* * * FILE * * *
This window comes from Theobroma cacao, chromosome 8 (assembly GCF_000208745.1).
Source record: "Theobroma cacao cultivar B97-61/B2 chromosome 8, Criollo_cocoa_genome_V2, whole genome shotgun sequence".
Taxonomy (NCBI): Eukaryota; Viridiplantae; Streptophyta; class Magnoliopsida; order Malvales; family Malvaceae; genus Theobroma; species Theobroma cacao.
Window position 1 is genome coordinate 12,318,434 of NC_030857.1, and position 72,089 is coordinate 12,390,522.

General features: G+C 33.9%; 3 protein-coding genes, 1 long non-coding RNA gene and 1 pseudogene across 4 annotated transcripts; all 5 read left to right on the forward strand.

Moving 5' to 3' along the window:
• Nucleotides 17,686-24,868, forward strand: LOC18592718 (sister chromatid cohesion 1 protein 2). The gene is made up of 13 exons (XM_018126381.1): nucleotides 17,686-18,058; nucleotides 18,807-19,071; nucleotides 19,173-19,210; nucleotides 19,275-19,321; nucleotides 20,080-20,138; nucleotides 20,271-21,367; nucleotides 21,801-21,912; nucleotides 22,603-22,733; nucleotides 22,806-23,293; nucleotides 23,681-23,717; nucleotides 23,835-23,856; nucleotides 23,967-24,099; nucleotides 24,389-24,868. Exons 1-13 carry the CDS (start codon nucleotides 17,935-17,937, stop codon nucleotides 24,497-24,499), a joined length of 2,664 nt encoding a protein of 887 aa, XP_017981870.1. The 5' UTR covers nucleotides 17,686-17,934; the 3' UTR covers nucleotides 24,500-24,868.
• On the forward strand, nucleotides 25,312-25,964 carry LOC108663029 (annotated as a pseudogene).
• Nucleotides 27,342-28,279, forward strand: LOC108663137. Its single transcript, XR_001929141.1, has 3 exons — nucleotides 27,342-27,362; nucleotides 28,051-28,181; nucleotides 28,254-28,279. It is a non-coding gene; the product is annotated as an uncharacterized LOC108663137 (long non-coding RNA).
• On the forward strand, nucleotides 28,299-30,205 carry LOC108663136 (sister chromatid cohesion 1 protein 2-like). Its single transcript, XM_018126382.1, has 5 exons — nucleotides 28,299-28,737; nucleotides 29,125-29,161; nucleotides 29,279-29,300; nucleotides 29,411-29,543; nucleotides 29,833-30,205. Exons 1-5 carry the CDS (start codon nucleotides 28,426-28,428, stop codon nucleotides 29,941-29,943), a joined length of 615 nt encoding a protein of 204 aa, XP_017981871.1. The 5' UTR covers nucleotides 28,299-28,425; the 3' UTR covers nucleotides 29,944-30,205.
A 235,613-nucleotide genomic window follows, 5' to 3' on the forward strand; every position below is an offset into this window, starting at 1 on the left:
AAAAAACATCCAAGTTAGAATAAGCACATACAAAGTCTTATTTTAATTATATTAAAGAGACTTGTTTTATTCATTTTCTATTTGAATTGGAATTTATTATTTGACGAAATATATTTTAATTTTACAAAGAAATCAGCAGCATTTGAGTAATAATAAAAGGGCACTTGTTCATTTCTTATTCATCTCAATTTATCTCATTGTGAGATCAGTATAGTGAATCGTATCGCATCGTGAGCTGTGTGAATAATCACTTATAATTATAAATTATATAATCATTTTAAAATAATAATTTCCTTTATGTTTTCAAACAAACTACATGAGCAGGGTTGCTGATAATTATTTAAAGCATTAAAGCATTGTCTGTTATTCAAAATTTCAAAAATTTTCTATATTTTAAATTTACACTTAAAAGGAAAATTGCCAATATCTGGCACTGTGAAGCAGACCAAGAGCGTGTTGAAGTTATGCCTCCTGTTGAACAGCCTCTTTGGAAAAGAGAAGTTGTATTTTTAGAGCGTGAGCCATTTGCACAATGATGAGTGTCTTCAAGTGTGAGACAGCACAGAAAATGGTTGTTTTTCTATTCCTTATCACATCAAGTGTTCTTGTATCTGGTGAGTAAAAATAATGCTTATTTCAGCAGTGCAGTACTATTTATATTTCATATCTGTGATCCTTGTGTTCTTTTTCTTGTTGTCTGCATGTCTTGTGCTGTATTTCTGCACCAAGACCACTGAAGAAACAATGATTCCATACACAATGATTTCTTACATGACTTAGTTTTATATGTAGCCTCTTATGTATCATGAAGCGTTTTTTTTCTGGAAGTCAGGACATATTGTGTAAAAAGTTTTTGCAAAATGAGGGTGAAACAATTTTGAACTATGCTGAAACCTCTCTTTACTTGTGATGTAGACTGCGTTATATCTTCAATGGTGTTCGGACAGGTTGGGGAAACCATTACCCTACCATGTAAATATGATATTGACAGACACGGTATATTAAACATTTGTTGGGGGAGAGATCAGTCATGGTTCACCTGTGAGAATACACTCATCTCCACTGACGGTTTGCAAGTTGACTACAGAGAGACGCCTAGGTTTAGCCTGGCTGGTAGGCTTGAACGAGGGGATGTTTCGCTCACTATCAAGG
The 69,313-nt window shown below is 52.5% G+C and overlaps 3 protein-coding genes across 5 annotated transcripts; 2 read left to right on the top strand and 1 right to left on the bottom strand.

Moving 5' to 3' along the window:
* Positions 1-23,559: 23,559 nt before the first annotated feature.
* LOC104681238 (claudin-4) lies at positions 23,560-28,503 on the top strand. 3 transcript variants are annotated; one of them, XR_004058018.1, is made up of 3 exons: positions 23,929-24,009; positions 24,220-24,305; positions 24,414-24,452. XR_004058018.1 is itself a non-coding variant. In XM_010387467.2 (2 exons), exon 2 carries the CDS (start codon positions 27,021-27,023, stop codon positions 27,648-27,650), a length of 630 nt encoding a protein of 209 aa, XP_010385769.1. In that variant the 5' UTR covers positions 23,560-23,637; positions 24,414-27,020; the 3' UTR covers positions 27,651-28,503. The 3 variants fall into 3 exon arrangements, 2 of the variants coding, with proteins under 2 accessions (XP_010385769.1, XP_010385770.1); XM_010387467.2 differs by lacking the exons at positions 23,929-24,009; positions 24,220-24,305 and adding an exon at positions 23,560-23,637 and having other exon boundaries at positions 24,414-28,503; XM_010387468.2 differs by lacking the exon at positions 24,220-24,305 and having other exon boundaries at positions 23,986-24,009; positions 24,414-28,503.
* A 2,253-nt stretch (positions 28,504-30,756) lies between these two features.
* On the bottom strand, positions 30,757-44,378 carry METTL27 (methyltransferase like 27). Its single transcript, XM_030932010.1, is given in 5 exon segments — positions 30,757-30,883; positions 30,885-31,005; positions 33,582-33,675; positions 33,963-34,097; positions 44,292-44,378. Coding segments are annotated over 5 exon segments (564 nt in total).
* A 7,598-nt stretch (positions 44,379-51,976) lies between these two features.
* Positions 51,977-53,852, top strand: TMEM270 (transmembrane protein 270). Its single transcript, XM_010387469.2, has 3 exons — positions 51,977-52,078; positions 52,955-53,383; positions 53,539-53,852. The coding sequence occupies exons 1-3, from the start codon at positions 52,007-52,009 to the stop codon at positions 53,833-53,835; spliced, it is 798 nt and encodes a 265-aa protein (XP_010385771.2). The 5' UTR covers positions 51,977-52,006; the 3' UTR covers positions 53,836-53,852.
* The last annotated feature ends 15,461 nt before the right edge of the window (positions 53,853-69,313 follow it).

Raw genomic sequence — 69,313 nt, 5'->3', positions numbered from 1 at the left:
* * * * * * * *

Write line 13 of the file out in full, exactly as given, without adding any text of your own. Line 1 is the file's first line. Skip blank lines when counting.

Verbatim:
The 69,313-nt window shown below is 52.5% G+C and overlaps 3 protein-coding genes across 5 annotated transcripts; 2 read left to right on the top strand and 1 right to left on the bottom strand.